Many people in Newfoundland and Labrador were stunned this week to discover that Premier Danny Williams is stepping out of politics effective December 3rd, in essence providing 8 days notice.
As he steps down, what is intriguing is the clamor around the legacy that the people of Newfoundland and Labrador claim the Premier is leaving.
The truth about analyzing someone’s legacy is that it can only be truly known in the future as people look back on the accomplishments of an individual. Today’s analysts have a bias one way or another and not all information needed to asses a legacy is available, therefore making it impossible to really know someone’s legacy when it is still being evaluated in the present.
The one unfortunate thing that Premier Williams has created is a vacuum in the leadership within his party.
One of a strong leader’s greatest responsibilities is to create the next generation of leaders; the next generation being smarter, more knowledgeable, more capable and able to take the current leader’s ideas further than the current leader ever envisioned.
Such leaders do not exist within the PC Party of Newfoundland and Labrador. That’s not to say that they can’t be groomed but they are not there yet.
There has been much conjecture around whether Premier Williams’ ego would allow him to create the next generation of leaders who would be perceived as stronger leaders than he. There have been suggestions that he didn’t feel that he enough to work with within the party to create such leaders.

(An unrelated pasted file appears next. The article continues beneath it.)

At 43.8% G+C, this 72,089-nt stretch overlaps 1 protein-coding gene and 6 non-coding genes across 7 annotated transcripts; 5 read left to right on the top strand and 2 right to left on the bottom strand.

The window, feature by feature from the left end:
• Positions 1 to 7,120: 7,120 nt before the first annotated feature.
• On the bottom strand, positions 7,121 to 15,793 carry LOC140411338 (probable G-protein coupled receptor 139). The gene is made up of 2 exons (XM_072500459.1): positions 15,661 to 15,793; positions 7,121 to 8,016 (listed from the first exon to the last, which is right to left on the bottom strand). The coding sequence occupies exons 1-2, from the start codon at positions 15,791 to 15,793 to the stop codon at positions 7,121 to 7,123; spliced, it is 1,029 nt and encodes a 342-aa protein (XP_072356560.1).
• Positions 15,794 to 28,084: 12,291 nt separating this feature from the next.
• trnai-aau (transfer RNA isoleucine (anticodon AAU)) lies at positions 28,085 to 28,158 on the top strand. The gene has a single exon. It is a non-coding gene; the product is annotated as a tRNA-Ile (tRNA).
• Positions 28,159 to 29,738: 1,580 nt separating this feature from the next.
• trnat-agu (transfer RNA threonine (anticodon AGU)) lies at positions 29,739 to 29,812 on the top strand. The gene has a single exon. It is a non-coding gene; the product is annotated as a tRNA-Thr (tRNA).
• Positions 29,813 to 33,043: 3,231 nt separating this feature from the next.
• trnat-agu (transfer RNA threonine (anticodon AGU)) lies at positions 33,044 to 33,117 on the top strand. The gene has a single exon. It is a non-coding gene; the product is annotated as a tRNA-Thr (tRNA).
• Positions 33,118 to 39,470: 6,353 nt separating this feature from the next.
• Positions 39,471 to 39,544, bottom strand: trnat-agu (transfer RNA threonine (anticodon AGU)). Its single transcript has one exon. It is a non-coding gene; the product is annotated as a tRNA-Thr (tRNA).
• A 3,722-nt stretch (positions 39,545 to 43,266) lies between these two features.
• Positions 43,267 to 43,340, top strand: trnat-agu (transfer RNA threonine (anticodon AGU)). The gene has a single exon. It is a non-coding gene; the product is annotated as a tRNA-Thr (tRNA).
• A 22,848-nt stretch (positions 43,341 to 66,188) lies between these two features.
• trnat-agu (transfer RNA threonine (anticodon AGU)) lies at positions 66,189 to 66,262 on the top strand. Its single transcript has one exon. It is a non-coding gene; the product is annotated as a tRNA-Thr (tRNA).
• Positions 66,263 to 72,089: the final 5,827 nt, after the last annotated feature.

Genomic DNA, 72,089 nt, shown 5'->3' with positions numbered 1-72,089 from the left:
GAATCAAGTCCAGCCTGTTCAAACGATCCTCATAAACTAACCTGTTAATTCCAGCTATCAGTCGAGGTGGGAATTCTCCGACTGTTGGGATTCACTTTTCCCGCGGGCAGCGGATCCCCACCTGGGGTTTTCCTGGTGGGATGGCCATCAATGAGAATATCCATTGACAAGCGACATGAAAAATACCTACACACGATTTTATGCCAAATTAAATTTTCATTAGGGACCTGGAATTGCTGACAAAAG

The reasons for the lack of groomed leaders to take over from the Premier are irrelevant. The fact remains that the leadership void is there and the PC party is saddled with a staggering load of outstanding work.
And with that load, Premier William’s legacy may be tainted as the governing party struggles to get on top of this workload.
If they fail and the government collapses, then this will be Mr. Williams’ ultimate legacy, as he never prepared them for continued success.
Premier Williams’ sudden departure is also intriguing, given that someone who works in a donut shop should probably give at least two weeks’ notice.
When someone leaves as quickly from politics as he is, oftentimes there may be a scandal that is about to break or perhaps there is a serious illness not yet known to the public.
I hope for Premier Williams’ sake that neither of these are the case. He recently had heart surgery and I hope there are no complications from this.
If it turns out that he left politics suddenly to seize another opportunity for his own personal gain, then personal greed will have encouraged him to abandon his party and the people when they needed him most.
Only the historians of tomorrow will be able to accurately assess Premier Williams’ legacy and whether the things he has accomplished are of long-lasting, positive impact for the people of Newfoundland and Labrador.
Until then, it’s not worth arguing over. There is much that needs to be accomplished in the province. Fighting over what someone has accomplished as he is leaving won’t get the current to-do list finished any faster.
The people of the great province of Newfoundland and Labrador must keep moving forward to create the positive future they are capable of creating and worthy of harvesting.
In service and servanthood,
Addendum: The story is that Premier Williams is leaving for private business interests. To step aside from the role of Premier with only 8 days notice and to do so for personal gain is not the stuff that strong leaders are made of. If a CEO guiding a Fortune 50 company did such a thing, we would be advocating a punishment of some type but in this case, the praise continues to pour in. Such is the mystique of the unforgettable Premier Danny Williams.